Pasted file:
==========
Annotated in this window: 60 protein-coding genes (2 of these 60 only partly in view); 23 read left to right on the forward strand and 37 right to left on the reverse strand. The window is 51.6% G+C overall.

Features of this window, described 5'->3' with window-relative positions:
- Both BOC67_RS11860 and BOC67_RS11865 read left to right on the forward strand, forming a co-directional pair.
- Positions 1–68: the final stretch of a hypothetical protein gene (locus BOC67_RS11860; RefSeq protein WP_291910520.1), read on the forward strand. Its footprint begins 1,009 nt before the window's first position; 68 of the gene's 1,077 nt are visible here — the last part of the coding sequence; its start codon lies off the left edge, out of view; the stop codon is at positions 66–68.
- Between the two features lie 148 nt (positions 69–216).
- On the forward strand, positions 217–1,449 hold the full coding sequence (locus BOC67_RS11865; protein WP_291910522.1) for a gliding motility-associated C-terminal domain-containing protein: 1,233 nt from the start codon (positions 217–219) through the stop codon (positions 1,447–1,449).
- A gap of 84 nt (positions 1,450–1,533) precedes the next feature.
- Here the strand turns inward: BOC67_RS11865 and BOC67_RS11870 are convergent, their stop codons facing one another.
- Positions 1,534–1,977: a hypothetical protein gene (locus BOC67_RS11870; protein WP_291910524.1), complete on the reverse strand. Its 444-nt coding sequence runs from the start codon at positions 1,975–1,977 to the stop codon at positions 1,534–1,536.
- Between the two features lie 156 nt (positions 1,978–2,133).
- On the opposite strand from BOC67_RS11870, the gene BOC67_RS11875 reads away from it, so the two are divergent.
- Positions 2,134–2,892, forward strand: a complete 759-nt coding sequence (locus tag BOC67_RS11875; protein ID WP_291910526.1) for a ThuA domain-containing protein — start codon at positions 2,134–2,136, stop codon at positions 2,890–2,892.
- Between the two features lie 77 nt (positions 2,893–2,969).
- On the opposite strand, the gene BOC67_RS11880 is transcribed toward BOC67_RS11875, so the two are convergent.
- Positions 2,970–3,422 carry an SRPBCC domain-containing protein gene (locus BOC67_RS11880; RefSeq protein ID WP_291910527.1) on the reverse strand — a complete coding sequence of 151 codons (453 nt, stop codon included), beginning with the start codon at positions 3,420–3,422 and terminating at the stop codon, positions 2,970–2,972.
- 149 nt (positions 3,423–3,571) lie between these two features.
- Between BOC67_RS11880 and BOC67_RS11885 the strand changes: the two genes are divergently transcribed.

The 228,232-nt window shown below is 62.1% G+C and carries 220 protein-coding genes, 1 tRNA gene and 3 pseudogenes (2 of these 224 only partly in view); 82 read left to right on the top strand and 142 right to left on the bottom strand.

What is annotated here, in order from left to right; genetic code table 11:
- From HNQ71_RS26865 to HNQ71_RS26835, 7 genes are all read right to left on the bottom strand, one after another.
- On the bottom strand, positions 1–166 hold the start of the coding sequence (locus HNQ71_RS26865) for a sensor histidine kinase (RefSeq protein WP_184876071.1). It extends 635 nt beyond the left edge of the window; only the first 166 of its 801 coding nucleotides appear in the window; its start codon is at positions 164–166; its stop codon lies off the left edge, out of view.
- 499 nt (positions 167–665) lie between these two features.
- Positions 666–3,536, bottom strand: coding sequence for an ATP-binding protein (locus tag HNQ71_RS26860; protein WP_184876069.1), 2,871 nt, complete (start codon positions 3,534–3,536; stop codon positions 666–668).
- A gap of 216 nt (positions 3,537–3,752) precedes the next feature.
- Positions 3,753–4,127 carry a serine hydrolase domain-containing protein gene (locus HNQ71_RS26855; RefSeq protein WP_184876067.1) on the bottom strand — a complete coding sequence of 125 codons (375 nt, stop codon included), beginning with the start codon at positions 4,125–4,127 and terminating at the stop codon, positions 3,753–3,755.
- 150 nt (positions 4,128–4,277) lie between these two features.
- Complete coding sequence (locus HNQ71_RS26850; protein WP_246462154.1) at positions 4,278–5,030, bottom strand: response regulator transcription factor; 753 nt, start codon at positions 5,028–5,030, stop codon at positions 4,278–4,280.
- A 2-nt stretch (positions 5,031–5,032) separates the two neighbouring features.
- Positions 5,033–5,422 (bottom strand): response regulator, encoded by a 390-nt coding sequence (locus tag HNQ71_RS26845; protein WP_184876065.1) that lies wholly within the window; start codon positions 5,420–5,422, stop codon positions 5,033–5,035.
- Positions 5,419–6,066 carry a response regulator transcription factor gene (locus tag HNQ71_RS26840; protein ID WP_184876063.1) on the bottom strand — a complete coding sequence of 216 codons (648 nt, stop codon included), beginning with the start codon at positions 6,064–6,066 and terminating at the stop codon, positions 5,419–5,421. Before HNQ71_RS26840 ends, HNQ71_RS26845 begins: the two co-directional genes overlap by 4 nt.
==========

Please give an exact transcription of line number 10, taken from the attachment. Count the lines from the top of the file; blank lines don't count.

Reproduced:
- Between the two features lie 156 nt (positions 1,978–2,133).